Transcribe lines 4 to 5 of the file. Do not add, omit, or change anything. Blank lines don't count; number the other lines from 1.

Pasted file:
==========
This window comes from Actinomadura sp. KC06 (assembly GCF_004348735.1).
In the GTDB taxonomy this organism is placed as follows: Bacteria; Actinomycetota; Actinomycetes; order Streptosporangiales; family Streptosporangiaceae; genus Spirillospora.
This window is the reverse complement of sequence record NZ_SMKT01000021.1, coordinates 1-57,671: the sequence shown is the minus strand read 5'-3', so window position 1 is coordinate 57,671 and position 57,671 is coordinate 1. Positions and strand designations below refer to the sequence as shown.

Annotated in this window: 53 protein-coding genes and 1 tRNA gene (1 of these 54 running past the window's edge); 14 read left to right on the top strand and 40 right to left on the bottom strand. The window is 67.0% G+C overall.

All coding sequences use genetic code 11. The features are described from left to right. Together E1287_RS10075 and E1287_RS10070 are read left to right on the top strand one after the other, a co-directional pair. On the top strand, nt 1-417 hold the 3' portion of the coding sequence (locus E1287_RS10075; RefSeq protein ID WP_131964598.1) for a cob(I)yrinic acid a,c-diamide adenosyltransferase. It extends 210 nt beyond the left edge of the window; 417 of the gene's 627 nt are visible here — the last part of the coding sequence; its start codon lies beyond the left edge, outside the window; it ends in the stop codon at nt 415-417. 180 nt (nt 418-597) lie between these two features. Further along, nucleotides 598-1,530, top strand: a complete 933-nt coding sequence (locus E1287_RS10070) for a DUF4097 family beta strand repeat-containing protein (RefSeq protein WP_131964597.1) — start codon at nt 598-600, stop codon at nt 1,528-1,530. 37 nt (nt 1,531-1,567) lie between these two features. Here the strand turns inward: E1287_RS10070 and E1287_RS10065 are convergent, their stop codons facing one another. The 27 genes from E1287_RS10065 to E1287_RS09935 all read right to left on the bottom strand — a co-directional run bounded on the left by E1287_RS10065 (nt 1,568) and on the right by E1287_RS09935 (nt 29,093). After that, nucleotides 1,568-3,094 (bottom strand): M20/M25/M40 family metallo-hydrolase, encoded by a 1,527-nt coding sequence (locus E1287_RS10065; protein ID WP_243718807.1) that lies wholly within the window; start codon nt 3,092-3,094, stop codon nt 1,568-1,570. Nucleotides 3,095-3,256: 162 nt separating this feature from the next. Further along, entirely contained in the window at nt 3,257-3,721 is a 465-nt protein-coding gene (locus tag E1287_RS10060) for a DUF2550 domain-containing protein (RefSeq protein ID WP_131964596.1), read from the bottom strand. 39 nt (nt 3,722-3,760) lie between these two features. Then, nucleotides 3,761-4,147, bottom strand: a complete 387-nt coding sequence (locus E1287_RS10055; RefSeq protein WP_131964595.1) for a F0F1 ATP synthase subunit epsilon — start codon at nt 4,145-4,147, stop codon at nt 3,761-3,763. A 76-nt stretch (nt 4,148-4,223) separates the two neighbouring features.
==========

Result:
Annotated in this window: 53 protein-coding genes and 1 tRNA gene (1 of these 54 running past the window's edge); 14 read left to right on the top strand and 40 right to left on the bottom strand. The window is 67.0% G+C overall.

All coding sequences use genetic code 11. The features are described from left to right. Together E1287_RS10075 and E1287_RS10070 are read left to right on the top strand one after the other, a co-directional pair. On the top strand, nt 1-417 hold the 3' portion of the coding sequence (locus E1287_RS10075; RefSeq protein ID WP_131964598.1) for a cob(I)yrinic acid a,c-diamide adenosyltransferase. It extends 210 nt beyond the left edge of the window; 417 of the gene's 627 nt are visible here — the last part of the coding sequence; its start codon lies beyond the left edge, outside the window; it ends in the stop codon at nt 415-417. 180 nt (nt 418-597) lie between these two features. Further along, nucleotides 598-1,530, top strand: a complete 933-nt coding sequence (locus E1287_RS10070) for a DUF4097 family beta strand repeat-containing protein (RefSeq protein WP_131964597.1) — start codon at nt 598-600, stop codon at nt 1,528-1,530. 37 nt (nt 1,531-1,567) lie between these two features. Here the strand turns inward: E1287_RS10070 and E1287_RS10065 are convergent, their stop codons facing one another. The 27 genes from E1287_RS10065 to E1287_RS09935 all read right to left on the bottom strand — a co-directional run bounded on the left by E1287_RS10065 (nt 1,568) and on the right by E1287_RS09935 (nt 29,093). After that, nucleotides 1,568-3,094 (bottom strand): M20/M25/M40 family metallo-hydrolase, encoded by a 1,527-nt coding sequence (locus E1287_RS10065; protein ID WP_243718807.1) that lies wholly within the window; start codon nt 3,092-3,094, stop codon nt 1,568-1,570. Nucleotides 3,095-3,256: 162 nt separating this feature from the next. Further along, entirely contained in the window at nt 3,257-3,721 is a 465-nt protein-coding gene (locus tag E1287_RS10060) for a DUF2550 domain-containing protein (RefSeq protein ID WP_131964596.1), read from the bottom strand. 39 nt (nt 3,722-3,760) lie between these two features. Then, nucleotides 3,761-4,147, bottom strand: a complete 387-nt coding sequence (locus E1287_RS10055; RefSeq protein WP_131964595.1) for a F0F1 ATP synthase subunit epsilon — start codon at nt 4,145-4,147, stop codon at nt 3,761-3,763. A 76-nt stretch (nt 4,148-4,223) separates the two neighbouring features.